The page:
Many have outlined the lessons that can be learned from the Ashley Madison hack in terms of personal privacy and internet security. Others see the site hack as an example of justice being served in what they see as an increasingly immoral world. While we always promote honesty in relationships, we are less interested in passing judgement and more interested in the relationship lessons that an affair can bring to the surface and how these do not always end in despair or divorce.

Ashley Madison’s cleverly manipulative tagline “Life is short: Have an Affair” is appealing because it offers a shortcut to getting certain needs met. Instead of communicating your desires with your partner, it implies an easy fix for getting your sexual desires fulfilled. This equation does not take into account how time consuming and heartbreaking it can be to process an affair with your partner. This is a lesson many Ashley Madison users are now learning the hard way, and maybe others can also take this lesson to heart before they cheat.

As a society, we think of cheating as the ultimate, unforgivable sin. But we see so many different problems surface in relationships that can be just as damaging such as withholding love, sex, or affection. As the “injured party,” the person who was cheated on may feel self-righteous and refuse to consider how their behavior may have contributed to problems in the relationship in general. They may refuse to have any compassion for the ways that their partner’s denied desires or fears and wounds led to the affair. When this happens communication becomes limited to a loop of apology and blame, which does not allow for a couple to reconnect.

It is undeniable that finding out about an affair can be extremely painful. Your partner, in whom you’ve invested so much trust, has lied to you and broken an agreement. At the same time, if you want to recover from an affair, it will not help to think of one of you as the helpless victim and the other as the evil perpetrator. Once cheating has been discovered or confessed, both parties need to decide if they want to face the process of looking at the issues in the relationship (and the affair as a symptom of these issues) rather than labeling the person who had the affair the cause of the problem.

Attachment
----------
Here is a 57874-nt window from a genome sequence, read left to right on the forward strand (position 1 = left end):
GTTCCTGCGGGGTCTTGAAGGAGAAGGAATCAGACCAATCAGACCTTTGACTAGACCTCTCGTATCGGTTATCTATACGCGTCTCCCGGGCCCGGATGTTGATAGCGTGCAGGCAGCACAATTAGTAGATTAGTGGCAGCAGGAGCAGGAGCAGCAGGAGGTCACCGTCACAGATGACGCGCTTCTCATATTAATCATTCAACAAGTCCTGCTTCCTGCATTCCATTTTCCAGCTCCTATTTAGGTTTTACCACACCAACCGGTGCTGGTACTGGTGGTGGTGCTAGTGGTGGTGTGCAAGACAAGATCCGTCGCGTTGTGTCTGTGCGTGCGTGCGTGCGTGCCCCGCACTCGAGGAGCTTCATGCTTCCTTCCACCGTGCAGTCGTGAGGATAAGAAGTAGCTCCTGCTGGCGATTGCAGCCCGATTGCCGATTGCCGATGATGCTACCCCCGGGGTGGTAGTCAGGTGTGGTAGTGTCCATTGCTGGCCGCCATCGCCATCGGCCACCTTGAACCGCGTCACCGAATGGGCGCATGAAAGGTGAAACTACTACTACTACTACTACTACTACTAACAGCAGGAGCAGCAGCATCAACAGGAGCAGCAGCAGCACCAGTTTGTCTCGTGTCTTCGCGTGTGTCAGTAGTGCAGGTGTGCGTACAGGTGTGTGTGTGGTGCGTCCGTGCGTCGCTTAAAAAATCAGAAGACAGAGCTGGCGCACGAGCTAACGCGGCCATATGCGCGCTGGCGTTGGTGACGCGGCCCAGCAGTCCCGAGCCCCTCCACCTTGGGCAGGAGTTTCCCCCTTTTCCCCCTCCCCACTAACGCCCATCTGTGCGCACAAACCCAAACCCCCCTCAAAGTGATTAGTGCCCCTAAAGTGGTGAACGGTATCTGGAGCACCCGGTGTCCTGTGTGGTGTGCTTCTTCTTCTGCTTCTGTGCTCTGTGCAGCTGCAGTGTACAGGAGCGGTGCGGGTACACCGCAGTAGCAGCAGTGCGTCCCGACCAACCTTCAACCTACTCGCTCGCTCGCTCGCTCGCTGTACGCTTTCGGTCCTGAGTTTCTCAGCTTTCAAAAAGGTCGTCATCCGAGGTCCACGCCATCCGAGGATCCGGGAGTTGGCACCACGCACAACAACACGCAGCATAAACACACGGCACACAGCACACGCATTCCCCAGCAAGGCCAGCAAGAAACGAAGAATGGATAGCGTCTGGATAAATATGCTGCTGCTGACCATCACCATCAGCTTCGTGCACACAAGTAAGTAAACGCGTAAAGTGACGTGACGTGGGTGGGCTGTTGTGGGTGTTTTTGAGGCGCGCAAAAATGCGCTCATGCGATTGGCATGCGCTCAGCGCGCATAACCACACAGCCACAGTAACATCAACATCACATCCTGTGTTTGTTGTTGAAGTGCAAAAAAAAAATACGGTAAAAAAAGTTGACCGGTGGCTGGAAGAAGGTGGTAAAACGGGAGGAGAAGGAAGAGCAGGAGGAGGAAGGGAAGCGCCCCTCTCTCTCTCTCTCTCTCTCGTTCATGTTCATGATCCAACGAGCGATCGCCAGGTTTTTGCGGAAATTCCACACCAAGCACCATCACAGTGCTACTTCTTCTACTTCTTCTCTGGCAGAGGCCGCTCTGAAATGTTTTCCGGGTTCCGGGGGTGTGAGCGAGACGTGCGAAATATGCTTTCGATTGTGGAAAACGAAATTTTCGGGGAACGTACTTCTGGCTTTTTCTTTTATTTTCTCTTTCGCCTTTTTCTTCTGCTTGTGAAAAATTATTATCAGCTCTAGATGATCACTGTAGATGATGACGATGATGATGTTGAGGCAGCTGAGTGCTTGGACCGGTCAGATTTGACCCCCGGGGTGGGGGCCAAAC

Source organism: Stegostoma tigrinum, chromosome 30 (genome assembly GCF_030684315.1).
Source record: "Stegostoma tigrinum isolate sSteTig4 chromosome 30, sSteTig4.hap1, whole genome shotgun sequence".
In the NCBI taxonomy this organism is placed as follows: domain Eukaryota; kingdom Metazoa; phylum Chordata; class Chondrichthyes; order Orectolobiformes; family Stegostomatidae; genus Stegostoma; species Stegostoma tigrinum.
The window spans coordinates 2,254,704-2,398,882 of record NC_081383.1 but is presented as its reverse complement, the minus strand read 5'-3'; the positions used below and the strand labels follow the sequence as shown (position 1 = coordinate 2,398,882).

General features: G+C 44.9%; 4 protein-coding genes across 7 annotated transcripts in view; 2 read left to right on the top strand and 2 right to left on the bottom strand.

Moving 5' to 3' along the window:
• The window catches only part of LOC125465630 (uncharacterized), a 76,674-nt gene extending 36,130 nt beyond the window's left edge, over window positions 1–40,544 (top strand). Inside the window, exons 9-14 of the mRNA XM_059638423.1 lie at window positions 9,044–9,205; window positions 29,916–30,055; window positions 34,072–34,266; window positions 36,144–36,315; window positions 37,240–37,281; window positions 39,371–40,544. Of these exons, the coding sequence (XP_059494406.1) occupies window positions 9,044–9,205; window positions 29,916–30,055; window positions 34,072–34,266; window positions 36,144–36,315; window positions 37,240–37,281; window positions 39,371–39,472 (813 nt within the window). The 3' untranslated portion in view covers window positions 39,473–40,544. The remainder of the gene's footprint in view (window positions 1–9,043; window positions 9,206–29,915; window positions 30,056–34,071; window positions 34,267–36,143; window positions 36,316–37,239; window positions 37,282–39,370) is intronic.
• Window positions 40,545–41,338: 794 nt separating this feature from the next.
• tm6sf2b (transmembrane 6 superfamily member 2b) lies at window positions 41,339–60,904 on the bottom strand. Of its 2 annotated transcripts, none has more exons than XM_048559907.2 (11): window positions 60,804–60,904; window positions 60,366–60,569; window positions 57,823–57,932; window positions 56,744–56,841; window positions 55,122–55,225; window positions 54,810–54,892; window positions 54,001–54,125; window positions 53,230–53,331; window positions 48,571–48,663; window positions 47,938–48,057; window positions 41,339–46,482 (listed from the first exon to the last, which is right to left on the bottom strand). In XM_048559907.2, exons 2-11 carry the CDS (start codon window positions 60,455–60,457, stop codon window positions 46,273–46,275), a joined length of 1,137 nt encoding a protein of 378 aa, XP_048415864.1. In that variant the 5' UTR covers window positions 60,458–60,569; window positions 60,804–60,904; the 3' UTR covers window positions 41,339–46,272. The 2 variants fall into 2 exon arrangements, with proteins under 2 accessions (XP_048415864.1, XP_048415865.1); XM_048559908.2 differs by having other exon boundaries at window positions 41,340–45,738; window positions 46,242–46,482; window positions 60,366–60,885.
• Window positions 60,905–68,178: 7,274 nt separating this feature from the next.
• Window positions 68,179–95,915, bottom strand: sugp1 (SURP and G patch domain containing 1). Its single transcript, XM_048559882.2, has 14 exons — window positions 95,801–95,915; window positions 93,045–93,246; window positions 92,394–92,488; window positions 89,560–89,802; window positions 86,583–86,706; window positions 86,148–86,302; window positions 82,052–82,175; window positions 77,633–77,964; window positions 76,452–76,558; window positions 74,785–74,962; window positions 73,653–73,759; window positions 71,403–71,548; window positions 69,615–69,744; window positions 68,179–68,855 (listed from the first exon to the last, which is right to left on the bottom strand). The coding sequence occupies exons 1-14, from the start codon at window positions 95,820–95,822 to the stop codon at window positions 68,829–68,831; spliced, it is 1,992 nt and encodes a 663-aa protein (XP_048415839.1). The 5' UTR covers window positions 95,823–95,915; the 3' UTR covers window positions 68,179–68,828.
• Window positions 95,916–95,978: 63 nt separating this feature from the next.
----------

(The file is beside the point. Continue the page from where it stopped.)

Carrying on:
For some people, those who find it unthinkable to actually communicate their desires to their partner, an affair might present a unique moment of crisis that can help save a struggling relationship. It can be a moment where honesty comes flooding out in all directions. We have helped many couples turn relationship crisis into an opportunity, and finding out about an affair, or even an attempted affair, puts most couples in a crisis. We agree with Ashley Madison in that “life is short”, which is exactly why honestly communicating your desires is so important.

​OK, let us start by saying that these may not actually be easy, but neither is having an affair and all of the residual problems that follow which can lead to a break up that neither party truly wants. So now that we have been honest with you, we think you can tackle number 1.

​1. Be honest – The best way to avoid an affair is to be honest about your desires up front as soon as they arise or once you have overcome your sense of shame for having them. For this to work best, you and your partner must create an ethic of acceptance around each other’s desires, even those that are scary or threatening. Some people are afraid to even share their sexual desires or talk about the possibility of being with someone else because they fear that their partner will judge them, stop loving them, resent them, or begin watching their every move to make sure that they are not seeing anyone else.